“The highest concentration arm had equal vision and anatomic outcomes to monthly injections. This shows that the device provides a comparable amount of drug effect on a day-to-day basis, keeping the disease under an adequate control for at least 6 months,” Regillo said.

Advantages, disadvantages

The advantages are obvious in terms of reducing treatment burden in patients who need frequent injections.

“Many of our patients require frequent treatments, every 4 to 8 weeks. The PDS could be an attractive alternative for them to minimize the number of injections and office visits. The only downside is that an initial procedure in the OR is required, with the related potential increased risks of the surgery itself,” Regillo said.

The initial surgical procedure also involves an additional cost, but taking into account that wet AMD requires indefinite treatment for many years, there is a potential for an overall cost savings over time.

“We don’t know the cost of the device, of the procedure and of the concentrated version of the drug yet, but taking into account the direct and indirect costs related to repeated injections, testing, trips to the office, time given by other family members, days off work and so on, there is a potential for cost savings,” Regillo said.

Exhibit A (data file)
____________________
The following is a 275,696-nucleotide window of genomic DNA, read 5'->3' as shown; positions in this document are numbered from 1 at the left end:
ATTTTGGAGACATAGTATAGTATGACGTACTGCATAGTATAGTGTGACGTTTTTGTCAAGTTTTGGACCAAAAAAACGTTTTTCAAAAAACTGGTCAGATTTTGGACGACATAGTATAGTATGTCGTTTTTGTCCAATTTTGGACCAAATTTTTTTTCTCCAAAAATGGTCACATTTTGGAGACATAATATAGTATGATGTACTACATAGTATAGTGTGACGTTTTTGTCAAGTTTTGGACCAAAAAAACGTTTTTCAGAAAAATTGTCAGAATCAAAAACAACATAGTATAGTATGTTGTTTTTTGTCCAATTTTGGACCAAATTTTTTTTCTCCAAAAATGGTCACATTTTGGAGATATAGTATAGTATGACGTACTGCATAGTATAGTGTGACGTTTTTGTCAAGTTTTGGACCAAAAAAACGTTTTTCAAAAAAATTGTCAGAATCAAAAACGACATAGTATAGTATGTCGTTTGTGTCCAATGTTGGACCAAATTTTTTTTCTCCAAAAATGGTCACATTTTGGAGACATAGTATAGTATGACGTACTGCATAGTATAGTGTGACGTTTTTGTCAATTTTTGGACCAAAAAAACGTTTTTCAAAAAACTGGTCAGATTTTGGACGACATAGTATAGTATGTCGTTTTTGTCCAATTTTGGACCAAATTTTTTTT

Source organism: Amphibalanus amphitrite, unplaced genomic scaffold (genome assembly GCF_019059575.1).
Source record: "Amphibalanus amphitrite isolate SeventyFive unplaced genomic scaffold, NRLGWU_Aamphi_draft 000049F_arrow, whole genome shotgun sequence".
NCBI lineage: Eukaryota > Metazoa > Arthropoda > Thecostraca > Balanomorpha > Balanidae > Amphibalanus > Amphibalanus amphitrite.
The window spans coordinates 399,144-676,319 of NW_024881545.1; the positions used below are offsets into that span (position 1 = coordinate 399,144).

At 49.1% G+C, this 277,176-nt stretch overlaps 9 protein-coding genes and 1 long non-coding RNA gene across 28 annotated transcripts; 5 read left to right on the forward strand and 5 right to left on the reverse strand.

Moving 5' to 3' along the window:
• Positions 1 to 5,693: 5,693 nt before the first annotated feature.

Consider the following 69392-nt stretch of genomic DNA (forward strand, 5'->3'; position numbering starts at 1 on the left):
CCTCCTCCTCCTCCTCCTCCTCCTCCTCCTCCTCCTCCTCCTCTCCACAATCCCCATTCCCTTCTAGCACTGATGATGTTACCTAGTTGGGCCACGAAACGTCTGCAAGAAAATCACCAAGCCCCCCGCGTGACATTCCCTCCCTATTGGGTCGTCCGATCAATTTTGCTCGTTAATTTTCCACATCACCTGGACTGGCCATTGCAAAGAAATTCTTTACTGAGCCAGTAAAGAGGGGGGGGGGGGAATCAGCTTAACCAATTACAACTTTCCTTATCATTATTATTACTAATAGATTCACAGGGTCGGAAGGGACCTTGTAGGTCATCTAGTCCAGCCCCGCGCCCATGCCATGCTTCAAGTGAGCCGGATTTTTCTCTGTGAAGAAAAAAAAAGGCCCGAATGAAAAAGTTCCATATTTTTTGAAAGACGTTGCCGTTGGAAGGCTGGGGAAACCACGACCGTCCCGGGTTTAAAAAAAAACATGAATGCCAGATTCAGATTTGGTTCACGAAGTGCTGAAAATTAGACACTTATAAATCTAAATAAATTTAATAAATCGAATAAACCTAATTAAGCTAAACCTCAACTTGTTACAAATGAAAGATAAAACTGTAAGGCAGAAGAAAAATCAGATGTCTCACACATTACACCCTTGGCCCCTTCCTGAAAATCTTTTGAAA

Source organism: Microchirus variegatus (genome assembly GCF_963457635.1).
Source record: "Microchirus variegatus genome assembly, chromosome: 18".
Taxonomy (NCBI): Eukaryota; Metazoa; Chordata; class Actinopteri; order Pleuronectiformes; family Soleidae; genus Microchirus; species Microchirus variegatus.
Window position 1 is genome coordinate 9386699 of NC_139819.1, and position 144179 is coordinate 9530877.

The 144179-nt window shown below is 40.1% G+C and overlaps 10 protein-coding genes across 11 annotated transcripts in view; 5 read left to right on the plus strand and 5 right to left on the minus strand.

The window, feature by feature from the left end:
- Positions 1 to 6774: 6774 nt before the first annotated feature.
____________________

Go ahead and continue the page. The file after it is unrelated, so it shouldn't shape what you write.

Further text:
The lower concentrations of the drug also performed relatively well, but the plan is to move forward to phase 3 testing with only the highest ranibizumab concentration. The ARCHWAY trial, using fixed 100 mg/mL dosing, is planned to start in the last quarter this year. Future projects may also involve other retinal conditions, such as diabetic retinopathy and diabetic macular edema.

“This is not necessarily the best option for all our patients,” Regillo said. “Those who don’t require frequent injections will probably continue to be managed with the current office-based intravitreal injection treatment paradigm. However, the PDS has the potential to be widely utilized just because so many of our patients do need frequent treatments for a very long and indefinite time frame.”

Since the beginning of the anti-VEGF era, the burden of repeated injections has been a major concern, also in terms of compliance and real-life outcomes. A device for sustained release that is effective and safe might represent a true step forward toward a reduced burden for patients and clinics and overall better outcomes, he said. – by Michela Cimberle

Disclosure: Regillo reports he is a consultant for and has received research grant support from Genentech.

Editor's note: This article was updated to include the correct number of patients in the LADDER trial.

Carl D. Regillo